- South Africa's education system continues to suffer amid the Covid-19 pandemic
- The nation has lost a staggering 32 teachers in the space of less than a week
- With the country experiencing a second wave of infections concerns are being raised over reopening schools
Basic Education spokesperson Elijah Mhlanga has lamented a tragic loss amid the Covid-19 pandemic.
Mhlanga took to social media to confirm that a total of 32 teachers have passed away in less than a week:
"The grieving over these holidays is too much. Many families have been left without loved ones during these holidays arising from social activities."
The SA Democratic Teachers union says that it will be difficult to reopen schools in light of this information with Nomarashiya Caluza commenting that:
"We are receiving reports of teachers dying of Covid-19. It would be dangerous to re-open schools now in the middle of the second wave, especially as numbers show that more and more citizens who are also teachers are dying of Covid-19."
Caluza highlighted the importance of the government implementing preventative measures to fight the pandemic before schools needed to reopen in a bid to regain control.
IOL reports that National Professional Teachers Organisation of South Africa (NAPTOSA) provincial spokesperson Thirona Moodley has weighed in on the situation.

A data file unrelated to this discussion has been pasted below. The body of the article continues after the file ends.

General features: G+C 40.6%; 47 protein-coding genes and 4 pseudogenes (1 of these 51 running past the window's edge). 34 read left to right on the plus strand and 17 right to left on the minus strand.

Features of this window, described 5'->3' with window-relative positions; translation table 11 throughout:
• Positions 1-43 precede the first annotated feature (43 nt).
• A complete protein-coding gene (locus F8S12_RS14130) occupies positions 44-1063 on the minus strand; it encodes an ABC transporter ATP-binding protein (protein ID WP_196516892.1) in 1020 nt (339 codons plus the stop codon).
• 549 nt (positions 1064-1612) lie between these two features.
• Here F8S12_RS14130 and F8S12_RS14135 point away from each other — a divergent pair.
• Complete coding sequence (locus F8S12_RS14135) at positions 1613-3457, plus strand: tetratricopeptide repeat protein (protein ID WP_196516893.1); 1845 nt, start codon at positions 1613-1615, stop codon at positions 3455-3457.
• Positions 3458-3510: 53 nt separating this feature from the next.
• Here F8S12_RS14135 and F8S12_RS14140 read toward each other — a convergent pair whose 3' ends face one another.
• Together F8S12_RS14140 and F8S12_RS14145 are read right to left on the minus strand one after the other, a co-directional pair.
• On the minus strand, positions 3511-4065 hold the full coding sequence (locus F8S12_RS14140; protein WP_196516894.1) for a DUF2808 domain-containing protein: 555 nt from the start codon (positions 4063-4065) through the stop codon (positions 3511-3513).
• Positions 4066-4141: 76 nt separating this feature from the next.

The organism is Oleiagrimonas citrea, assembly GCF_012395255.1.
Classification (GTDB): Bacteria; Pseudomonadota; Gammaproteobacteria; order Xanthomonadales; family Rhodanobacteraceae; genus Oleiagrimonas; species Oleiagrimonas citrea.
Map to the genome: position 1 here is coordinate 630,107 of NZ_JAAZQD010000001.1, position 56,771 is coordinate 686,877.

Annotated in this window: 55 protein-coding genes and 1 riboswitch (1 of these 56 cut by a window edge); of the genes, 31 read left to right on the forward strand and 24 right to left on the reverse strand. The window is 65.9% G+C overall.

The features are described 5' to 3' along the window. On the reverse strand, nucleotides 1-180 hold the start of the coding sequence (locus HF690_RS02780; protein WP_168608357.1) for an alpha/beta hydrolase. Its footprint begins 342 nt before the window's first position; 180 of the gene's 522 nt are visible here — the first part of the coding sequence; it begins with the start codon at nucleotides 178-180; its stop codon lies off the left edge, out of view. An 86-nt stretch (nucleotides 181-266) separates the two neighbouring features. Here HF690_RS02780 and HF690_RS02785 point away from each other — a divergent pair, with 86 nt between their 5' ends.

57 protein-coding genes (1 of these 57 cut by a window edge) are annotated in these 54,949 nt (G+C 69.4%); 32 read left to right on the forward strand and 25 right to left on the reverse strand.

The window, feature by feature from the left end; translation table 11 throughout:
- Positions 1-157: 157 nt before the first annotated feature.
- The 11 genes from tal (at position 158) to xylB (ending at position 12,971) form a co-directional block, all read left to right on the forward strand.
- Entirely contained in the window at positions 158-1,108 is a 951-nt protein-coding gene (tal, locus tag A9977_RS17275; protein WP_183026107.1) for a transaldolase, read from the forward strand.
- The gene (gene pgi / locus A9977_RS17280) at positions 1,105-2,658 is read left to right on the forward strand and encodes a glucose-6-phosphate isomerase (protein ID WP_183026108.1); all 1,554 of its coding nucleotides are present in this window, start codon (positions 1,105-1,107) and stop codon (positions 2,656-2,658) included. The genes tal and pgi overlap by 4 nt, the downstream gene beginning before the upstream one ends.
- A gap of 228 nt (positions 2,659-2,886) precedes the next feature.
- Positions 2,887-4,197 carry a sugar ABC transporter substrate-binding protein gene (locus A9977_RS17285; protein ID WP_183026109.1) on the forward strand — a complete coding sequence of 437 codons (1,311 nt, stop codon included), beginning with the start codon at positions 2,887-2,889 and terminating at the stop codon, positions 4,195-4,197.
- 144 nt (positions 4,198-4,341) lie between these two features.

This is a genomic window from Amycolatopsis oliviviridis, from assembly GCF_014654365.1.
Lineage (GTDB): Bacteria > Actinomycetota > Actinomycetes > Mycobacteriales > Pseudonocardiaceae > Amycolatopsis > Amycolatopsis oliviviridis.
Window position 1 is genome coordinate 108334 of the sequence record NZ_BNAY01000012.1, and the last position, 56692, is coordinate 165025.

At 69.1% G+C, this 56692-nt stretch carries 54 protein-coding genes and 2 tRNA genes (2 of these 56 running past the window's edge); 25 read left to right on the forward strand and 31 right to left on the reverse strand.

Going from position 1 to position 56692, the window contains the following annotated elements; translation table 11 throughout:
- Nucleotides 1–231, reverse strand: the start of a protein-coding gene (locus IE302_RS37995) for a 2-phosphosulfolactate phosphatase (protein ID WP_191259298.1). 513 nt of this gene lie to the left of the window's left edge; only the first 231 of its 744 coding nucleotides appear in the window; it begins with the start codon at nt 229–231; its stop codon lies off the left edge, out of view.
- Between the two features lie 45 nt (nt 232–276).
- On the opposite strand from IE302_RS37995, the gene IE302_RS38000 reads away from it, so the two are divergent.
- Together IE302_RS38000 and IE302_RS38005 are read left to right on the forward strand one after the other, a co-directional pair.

Moodley says that the system is preparing for the reality that a number of teachers simply won't be making it back in the new year.
"Schools have planned for 2021 with all staff included any staff who cannot return as a result of Covid-19 infection will also mean the school will have to adjust the timetable or quickly get a replacement staff. The loss of any school personnel will be really sad as they will not only be leaving grieving families, but also families at school."
Earlier, Briefly.co.za reported that President Cyril Ramaphosa announced a return to Level 3 lockdown restrictions on Monday night.
With infections spiking, Ramaphosa explained that reckless behaviour had been the major driver of the second wave.
In addition to an increase in regulations, Ramaphosa announced a blanket ban on liquor trading.
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